DEAR ABBY: I rarely disagree with you, but after seeing the letter about a woman in a wheelchair cutting into line and "demanding access" to a handicapped restroom stall, I had to write.
Because of post-polio syndrome, I must use a wheelchair outside my home if walking even a moderate distance. To my knowledge, wheelchair users have the same bladder control as anyone else and require no special treatment. Unfortunately, some wheelchair users abuse their obvious physical problems and, at times, become tyrants. However, most of us want to be treated exactly like everyone else unless there's some kind of barrier such as a door that's difficult to open. Otherwise, we do not want special treatment. -- ABBY FAN, JAMESTOWN, N.Y.
DEAR FAN: Other readers echoed your sentiments, and some pointed out that there are people with "hidden" disabilities such as irritable bowel syndrome or incontinence. They felt, as you do, that the woman in the wheelchair was out of line (forgive the pun) for being demanding.
I feel, however, that the person standing in line should have offered to let the woman in the wheelchair go in first. And if she couldn't wait, she should have asked the woman for permission to go ahead of her. Read on:
DEAR ABBY: The Americans With Disabilities Act affords persons with disabilities "equal, but not better" access to public services and programs. While it may be "nice" that an able-bodied person allows someone in a wheelchair to have first access to the large stall, legally a person in a wheelchair has to wait just like everyone else. -- AMY IN MADISON, WIS.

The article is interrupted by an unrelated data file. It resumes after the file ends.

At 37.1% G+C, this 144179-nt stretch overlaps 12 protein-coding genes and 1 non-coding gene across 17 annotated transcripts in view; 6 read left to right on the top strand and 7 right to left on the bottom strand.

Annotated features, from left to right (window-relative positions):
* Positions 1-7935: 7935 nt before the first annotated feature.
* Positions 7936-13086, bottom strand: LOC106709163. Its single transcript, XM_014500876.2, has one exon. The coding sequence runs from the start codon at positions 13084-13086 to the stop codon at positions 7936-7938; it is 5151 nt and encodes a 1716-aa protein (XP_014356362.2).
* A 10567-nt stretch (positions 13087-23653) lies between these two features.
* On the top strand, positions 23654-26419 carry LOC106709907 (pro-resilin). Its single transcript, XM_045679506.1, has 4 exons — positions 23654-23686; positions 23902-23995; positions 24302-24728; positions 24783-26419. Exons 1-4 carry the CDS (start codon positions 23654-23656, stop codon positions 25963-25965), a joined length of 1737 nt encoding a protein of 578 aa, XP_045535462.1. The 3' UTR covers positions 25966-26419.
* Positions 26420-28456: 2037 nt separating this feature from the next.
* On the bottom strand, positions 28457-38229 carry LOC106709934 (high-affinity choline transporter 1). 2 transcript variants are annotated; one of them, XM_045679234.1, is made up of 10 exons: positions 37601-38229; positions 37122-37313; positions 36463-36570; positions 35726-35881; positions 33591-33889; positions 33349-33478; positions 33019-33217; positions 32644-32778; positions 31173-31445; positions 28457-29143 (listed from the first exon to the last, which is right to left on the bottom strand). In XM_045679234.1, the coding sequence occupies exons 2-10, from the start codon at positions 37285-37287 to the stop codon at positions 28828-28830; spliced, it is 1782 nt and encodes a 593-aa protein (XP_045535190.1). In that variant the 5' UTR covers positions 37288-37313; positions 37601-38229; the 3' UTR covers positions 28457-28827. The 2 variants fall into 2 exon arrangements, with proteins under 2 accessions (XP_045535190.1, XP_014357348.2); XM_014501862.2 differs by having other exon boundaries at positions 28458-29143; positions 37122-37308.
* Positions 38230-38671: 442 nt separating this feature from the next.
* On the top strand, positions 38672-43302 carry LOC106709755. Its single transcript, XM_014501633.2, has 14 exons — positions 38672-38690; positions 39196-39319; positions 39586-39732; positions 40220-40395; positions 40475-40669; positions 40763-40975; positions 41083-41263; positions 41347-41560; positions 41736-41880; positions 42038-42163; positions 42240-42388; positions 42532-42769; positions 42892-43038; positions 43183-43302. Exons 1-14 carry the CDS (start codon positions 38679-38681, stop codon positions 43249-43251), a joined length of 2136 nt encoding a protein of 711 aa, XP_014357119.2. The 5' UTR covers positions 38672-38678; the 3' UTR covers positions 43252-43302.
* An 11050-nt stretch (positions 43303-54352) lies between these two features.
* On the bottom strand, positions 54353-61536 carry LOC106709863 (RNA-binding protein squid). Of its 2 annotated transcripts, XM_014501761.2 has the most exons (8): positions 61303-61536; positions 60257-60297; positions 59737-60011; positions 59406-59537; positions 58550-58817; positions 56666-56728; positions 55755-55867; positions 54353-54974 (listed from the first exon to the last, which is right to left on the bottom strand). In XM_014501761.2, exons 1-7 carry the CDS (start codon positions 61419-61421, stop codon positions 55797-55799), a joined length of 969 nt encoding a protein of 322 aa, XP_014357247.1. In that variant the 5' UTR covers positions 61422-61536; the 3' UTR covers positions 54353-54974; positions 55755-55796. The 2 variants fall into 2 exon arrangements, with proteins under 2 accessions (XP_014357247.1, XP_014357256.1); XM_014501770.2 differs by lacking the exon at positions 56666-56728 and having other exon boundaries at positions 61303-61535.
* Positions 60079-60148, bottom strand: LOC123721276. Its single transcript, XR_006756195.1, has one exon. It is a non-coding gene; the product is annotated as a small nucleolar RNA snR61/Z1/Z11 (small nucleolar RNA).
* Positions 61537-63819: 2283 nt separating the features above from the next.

DEAR AMY: Let's use logic and consider statistical probability. If the bathroom contained four stalls, and only one was wheelchair-accessible, the odds of the person in the wheelchair getting to go to the bathroom were not "equal." An able-bodied person would have a 100 percent chance of getting a stall, while the disabled person would have only a 25 percent probability (1-in-4). To me, that's not "equal access."
DEAR ABBY: I'm disabled and can't count the times I've entered public restrooms and found the only occupied stall was the one that's handicapped-accessible. Last weekend at the supermarket, the occupant was reading the Sunday paper.
I'd love for anyone who thinks the woman in that letter "bullied" her way into line to spend one week in a wheelchair. They'd quickly discover what a gift their accessibility grants them on a daily basis. Perhaps then they'd understand the frustration of having only one stall to use, and having people who don't need it tell them they need to wait. -- ROSE IN ALTAMONTE SPRINGS, FLA.
DEAR ROSE: We think alike.
DEAR ABBY: Last December, I took my very ill, 80-year-old mother Christmas shopping. She needed to use the restroom, but her wheelchair wouldn't fit through the door. While Mom was struggling to get from her wheelchair into the stall, a woman in her mid-30s charged in and pushed her aside. My mom, who couldn't even stand straight, ended up having an "accident" because of the woman's aggressive rudeness. There's no doubt at all that she saw my mother struggling.
Mom rarely goes anywhere now; she is in hospice. But I'll never forget the incident. There's something seriously wrong with a nation that fails to honor and respect their elderly. Who would do something like that to someone who is old and disabled -- even if they do "gotta go right now"? Thanks for letting me vent! -- VICKI IN ROCKFORD, ILL.